There was a special group who made infrequent appearances at these games. I could always pick them out of a crowd by the massive horde of students that seemed to swarm them wherever they went. They were the recently graduated, those who had returned home from the mythical world of college and migrated to the staple of small-town living that those games were. Some were legends in the eyes of the students: they had been record breakers, team captains, or presidents of the class in the past and now they had moved on to new worlds and fresh experiences. Some were the old friends of current students and others were siblings but all of them were greatly missed. I myself used to run to my friends who had left the school eager to catch up on their life but also eager to see what they had learned now that they had moved on to new horizons.

I bring this up because I am now a member of that mysterious group. Having been out of high school for two years now, I am beginning to fade away in the memories of those who still walk the halls of Delone Catholic High School. In another two years not a single student will remember my name or know who I was. The funny pranks I pulled, my embarrassing moments, even my first romances will all be consigned to some forgotten corner of memory. Itís a bittersweet moment for me as I think back on those autumn nights of yesteryear and a moment that makes me feel a lot older then I am. I realize that some of the memories that I hold dearest are quickly becoming just that. Despite the amount of distance between me and those earnest Friday nights I can still say with pride that when I think of autumn I think of: Flaherty field, good football games and a community coming together; experiencing life in its many stages. The next time you go, appreciate every second those spotlights shine on you, they shine for only a moment but what a moment it is.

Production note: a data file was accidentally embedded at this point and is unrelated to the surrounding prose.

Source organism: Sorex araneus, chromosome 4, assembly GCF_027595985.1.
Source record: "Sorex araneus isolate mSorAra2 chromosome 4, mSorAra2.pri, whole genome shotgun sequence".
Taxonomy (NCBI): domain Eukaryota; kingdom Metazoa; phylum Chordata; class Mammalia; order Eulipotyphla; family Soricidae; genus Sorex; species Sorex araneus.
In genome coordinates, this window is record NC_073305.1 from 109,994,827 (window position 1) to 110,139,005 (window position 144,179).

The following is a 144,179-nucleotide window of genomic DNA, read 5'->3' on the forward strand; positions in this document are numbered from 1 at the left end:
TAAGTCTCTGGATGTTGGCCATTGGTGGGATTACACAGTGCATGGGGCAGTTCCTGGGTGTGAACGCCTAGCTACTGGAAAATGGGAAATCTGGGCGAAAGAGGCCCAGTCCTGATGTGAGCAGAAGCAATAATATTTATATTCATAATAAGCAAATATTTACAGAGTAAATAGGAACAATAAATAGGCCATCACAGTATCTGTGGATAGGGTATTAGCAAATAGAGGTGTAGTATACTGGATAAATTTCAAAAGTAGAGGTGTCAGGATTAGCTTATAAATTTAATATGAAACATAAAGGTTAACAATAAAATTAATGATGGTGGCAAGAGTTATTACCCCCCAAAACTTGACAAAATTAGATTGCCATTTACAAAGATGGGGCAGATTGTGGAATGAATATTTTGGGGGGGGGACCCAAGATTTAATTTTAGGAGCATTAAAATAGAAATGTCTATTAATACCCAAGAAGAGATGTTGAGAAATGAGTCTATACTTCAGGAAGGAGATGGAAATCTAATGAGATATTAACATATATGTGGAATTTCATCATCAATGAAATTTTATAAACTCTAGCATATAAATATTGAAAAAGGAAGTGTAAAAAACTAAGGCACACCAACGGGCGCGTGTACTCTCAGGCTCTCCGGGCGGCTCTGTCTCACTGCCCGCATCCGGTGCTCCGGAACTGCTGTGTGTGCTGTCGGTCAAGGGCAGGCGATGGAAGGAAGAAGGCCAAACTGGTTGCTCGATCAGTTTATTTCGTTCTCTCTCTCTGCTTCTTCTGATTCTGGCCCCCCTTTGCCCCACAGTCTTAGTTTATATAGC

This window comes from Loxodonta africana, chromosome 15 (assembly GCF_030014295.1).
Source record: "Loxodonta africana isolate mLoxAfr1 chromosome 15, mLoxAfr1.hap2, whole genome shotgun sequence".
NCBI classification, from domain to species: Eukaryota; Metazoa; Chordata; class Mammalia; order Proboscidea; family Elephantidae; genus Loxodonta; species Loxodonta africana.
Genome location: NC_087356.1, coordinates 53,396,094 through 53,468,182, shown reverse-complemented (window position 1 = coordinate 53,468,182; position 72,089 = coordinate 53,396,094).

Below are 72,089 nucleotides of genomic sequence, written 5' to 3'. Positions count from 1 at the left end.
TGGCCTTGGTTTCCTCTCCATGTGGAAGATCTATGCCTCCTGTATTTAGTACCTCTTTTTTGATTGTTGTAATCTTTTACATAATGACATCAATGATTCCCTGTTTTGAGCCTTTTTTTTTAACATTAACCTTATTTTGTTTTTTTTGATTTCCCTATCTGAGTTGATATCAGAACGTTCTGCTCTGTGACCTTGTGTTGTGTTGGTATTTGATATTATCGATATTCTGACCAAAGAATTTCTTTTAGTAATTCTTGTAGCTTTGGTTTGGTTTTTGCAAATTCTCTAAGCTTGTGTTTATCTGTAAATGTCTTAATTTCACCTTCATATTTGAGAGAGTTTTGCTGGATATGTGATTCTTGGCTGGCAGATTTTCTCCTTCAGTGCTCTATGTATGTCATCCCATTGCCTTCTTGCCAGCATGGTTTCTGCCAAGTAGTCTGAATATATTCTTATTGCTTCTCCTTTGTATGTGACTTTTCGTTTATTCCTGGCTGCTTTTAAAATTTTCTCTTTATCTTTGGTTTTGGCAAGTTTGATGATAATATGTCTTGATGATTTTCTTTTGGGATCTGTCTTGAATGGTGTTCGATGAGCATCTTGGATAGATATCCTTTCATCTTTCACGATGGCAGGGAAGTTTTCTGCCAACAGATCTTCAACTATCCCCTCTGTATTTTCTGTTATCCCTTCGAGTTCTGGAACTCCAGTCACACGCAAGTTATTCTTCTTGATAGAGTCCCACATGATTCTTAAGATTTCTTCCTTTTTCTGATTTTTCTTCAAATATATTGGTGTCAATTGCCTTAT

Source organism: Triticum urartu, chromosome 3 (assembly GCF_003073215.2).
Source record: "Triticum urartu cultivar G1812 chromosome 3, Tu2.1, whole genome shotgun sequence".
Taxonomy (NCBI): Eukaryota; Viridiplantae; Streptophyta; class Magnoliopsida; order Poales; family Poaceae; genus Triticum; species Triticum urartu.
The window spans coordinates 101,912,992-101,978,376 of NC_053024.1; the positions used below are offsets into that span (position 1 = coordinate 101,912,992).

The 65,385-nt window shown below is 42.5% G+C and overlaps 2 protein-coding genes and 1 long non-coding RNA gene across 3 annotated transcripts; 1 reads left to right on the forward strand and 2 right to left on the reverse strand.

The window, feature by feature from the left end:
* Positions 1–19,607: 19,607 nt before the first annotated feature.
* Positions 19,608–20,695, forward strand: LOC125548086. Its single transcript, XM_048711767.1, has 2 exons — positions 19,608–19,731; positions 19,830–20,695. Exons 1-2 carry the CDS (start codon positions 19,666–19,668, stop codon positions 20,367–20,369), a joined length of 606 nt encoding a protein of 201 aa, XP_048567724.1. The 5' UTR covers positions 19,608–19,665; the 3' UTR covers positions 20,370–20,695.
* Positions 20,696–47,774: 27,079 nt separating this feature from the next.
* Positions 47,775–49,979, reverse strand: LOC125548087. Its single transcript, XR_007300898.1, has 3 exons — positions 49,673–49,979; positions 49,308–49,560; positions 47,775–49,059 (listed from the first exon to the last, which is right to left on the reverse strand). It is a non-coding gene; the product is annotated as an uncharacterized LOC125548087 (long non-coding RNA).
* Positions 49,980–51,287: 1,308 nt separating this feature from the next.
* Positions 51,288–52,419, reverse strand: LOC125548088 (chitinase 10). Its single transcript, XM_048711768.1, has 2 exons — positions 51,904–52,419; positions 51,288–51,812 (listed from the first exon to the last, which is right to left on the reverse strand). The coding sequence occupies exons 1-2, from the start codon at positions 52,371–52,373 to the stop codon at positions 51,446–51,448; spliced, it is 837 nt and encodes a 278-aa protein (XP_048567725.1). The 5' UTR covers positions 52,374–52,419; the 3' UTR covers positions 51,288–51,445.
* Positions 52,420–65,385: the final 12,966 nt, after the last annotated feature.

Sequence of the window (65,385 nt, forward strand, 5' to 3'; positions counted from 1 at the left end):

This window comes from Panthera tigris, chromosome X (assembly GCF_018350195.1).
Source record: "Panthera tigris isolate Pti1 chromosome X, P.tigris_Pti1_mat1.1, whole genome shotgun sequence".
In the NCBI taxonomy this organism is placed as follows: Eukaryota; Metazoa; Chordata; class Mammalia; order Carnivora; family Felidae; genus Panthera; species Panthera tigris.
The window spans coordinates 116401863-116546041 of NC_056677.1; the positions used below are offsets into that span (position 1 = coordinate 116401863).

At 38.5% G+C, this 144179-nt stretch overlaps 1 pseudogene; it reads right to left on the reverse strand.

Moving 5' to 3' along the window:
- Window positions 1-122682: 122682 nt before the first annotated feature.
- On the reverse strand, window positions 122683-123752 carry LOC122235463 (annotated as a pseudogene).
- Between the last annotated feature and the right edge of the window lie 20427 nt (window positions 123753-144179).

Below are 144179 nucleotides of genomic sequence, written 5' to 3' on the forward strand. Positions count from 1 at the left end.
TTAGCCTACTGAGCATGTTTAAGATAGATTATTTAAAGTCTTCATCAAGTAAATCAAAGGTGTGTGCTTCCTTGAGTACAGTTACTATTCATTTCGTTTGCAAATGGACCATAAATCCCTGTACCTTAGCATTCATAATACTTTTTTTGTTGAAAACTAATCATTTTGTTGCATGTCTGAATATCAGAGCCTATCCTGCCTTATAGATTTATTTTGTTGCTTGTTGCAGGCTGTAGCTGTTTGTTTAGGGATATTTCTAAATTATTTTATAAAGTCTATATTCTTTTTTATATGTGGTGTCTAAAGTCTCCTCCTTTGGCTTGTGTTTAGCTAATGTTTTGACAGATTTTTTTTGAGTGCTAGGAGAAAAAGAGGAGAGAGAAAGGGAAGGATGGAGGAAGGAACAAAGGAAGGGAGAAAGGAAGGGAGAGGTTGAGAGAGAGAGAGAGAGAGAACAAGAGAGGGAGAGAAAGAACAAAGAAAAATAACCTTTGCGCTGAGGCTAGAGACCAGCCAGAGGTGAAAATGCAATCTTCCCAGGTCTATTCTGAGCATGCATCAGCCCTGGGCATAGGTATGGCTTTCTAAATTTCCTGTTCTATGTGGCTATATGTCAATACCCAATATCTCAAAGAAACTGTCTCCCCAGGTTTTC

Iím Kyle Ott, wonít you sit and read for a while?